Writers: Matt Kindt, Christos Gage
Artists: Francis Portella, Tomás Giorello
Flashback Sequences: MJ Kim, Khari Evans, Roberto De La Torre, Sija Hong, and Juan José Ryp
Colourist: Andrew Dalhouse
Letterer: Dave Sharpe
A review by Josh Rose
It’s both the recap of a series, and the perfect jumping on point before the Ninja-K series begins. Ninjak #0 sees Colin King on a mission. What the mission is isn’t clear until he completes it, but there are a lot of dead bodies left in his wake. At the same time we see see flashbacks from his childhood all the way to becoming Ninjak and some pretty important parts from this series.
What I really love about Ninjak #0 is how the flashback scenes are parallel with the current story timeline. An arrow that appears on the first page is used to divide the two stories throughout the book, and slowly progresses across the pages as they go by. The use of the arrow ends when it reaches the right side of the page.
Matt Kindt has crafted a beautiful goodbye to Ninjak, though I am certain he will return to the character soon. Its one part a recap of the series, and a look into the mind of Colin King. How he thinks and acts, especially during missions. Another part a mostly silent story tying into the theme shared by the flashbacks. Ninjak #0 also contains a prelude to Ninja-K #1, written by Christos Gage, which will dive into MI-6’s Ninja program.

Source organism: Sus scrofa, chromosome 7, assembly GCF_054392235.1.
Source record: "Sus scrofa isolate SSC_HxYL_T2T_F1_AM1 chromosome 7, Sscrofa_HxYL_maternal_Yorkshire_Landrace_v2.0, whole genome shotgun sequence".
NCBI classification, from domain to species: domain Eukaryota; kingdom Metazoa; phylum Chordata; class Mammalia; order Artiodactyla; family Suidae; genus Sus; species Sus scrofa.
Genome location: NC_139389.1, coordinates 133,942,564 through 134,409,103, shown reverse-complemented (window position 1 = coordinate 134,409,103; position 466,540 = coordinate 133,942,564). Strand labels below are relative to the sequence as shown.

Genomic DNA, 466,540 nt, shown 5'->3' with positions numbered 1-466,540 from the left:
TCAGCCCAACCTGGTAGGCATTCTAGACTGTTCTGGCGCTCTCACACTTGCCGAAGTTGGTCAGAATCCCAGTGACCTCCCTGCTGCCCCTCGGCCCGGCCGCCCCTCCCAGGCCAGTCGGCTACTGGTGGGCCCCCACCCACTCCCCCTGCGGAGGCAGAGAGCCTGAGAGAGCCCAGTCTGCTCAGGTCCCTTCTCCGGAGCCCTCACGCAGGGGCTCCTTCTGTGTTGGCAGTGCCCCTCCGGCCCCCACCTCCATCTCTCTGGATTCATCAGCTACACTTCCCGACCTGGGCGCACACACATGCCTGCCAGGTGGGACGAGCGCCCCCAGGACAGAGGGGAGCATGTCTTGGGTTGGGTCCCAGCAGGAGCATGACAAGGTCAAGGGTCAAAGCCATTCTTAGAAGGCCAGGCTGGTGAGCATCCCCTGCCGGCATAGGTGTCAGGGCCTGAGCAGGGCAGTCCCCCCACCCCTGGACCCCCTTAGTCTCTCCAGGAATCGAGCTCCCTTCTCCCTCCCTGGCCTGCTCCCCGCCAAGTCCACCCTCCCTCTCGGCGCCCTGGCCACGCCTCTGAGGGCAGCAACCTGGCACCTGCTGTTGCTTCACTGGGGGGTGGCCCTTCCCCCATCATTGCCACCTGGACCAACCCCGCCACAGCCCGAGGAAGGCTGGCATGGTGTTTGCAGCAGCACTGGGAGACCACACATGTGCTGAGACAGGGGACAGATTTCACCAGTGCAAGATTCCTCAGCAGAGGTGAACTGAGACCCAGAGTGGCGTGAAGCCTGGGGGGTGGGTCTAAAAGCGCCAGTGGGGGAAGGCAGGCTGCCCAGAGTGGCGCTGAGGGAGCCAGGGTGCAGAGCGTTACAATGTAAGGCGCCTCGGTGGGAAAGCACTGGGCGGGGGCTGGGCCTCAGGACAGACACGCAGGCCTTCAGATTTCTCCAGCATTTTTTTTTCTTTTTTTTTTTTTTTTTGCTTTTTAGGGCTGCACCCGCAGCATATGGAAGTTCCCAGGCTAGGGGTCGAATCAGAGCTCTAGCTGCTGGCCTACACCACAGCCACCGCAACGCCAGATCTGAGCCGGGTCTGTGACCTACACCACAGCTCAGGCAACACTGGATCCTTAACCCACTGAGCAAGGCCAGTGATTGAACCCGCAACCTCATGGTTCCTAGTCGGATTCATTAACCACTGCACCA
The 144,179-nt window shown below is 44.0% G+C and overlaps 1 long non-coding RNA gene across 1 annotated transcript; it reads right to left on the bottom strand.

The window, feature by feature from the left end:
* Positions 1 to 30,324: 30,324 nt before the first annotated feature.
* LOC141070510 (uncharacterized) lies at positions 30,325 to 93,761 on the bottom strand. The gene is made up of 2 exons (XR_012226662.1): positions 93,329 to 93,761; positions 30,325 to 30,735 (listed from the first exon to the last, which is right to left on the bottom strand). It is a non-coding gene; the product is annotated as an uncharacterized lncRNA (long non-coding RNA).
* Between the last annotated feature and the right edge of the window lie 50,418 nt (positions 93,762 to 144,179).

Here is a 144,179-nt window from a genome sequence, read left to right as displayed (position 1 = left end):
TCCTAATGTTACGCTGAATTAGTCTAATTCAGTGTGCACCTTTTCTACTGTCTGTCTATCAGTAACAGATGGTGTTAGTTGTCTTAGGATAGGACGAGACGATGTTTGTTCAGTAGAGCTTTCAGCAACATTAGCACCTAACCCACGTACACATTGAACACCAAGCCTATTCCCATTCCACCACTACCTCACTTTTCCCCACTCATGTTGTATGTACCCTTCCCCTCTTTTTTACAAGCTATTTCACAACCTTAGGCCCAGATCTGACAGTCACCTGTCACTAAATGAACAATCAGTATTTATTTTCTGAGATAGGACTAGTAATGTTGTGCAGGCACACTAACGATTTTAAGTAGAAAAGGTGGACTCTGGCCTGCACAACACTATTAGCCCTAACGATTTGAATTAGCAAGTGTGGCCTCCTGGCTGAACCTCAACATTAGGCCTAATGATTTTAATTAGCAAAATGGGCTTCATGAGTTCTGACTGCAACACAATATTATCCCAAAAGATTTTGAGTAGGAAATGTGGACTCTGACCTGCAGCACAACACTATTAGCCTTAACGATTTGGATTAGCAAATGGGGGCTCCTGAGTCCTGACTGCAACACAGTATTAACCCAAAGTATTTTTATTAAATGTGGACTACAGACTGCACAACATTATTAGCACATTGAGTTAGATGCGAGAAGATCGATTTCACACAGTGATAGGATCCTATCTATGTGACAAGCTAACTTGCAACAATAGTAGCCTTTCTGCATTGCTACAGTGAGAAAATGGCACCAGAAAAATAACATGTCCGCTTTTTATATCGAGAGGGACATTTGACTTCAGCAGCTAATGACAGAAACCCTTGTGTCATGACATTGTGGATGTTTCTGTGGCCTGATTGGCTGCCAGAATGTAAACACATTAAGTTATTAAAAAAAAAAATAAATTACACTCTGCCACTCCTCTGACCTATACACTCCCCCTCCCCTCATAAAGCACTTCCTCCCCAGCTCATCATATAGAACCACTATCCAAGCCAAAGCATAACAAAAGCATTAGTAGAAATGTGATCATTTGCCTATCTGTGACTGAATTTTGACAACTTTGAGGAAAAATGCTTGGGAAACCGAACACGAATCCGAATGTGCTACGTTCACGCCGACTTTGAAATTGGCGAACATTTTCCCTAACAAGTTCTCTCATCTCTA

The art! Ah, the art. Francis Portella does a fantastic job showing off Ninjak’s skills as he cut through dozens of men. Its brutal and bloody. Each of the flashback artists got their own version of Ninjak to draw and each one is absolutely fantastic! But the one that deserves most of your attention is Sija Hong. She only drew one panel, but it’s stunning. Its an unraveling scroll that is broken by Ninjak’s body and cranes, while the scroll contains images of the Shadow Seven. Her panel is very similar in style to traditional Japanese art.
Buy It – Ninjak #0 is a look into the character’s psyche, as well as a great way to highlight key points in the series. It’s a beautiful way for Kindt to say goodbye (for now), before the new Ninja-K series starts.